CAIRO: Islamic scholars have said they support President Hosni Mubarak’s appeal to Muslims to counter the ferocious attack on Islam. And goes even further to say it is the responsibility of every Muslim to educate others about their religion.
The Muslim world is facing a ferocious attack, describing Islam wrongly and offending Muslims sacred [symbols and figures] and beliefs, Mubarak said in his Thursday speech marking Laylat Al-Qadr, a holy night at the end of Ramadan.
According to Sheikh Mahmoud Ashour, former Al-Azhar deputy and current member of the Islamic Research Center, the actions of Muslims – sometimes violent – are contributing to the deterioration of Islam’s image in Europe and North America.
The West must be able to differentiate between Muslims opinions and actions as individuals and Islamic ideology, he told The Daily Star Egypt.
Ashour also stated that practical implementation of Mubarak’s cultural engagement initiative requires Muslims to begin dialogue with the peoples of different Western countries and not their governments.
The media is our number one tool, Ashour said, and added that Al-Azhar scholars should learn the language of the West and produce programs and articles in English explaining Islam. These would then be aired on foreign language local and cable TV networks and printed in their newspapers.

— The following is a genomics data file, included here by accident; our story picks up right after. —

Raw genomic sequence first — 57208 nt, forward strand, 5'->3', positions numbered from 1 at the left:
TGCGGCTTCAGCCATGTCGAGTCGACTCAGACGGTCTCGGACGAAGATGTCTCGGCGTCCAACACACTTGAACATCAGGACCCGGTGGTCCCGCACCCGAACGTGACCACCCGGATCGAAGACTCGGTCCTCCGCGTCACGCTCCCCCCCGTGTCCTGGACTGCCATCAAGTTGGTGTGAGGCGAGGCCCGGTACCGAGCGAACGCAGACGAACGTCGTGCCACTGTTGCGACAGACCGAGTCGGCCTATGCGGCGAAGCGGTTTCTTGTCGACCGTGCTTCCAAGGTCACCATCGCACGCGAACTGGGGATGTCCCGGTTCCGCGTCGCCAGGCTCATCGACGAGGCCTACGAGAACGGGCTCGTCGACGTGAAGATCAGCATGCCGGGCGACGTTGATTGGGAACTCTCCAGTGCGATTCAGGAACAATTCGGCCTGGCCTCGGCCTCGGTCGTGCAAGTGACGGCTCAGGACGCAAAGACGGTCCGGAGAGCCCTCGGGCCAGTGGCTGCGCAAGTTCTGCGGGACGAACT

In his speech on Thursday, Mubarak also stressed the importance of updating and upgrading existing teaching methodologies for religion.
Isn t it the time for a new religious discourse that teaches people the correct things in their religion … and promotes the values of tolerance against those of extremism and radicalism? he said.
Mariam Motasem, an editor for the Islam Online website and forum recently traveled to Denmark, the site of last year’s Prophet Mohamed cartoon controversy, at the request of a Danish human rights organization.
She told The Daily Star Egypt there is a fundamental lack of objective material available to Danes curious to learn about Islam or to counter negative stereotypes of Muslims.
Motasem believes that interactive exchange programs and intellectual discourse between Islamic countries and the West are the only means for communication to improve cultural and social ties between the two spheres.
Ashour says Muslim youth may hold the key in any cultural exchange initiative by serving as examples. Schoolteachers and mosque preachers should act as models to youngsters in their actions.
The way religion is taught in schools, with a focus on memorizing texts rather than understanding them, may also be part of the problem.
“Arabic teachers are the ones who teach religion in schools and usually use the class time to teach Arabic language instead. And students end up memorizing Islamic texts a few days before the exam, Ashour said.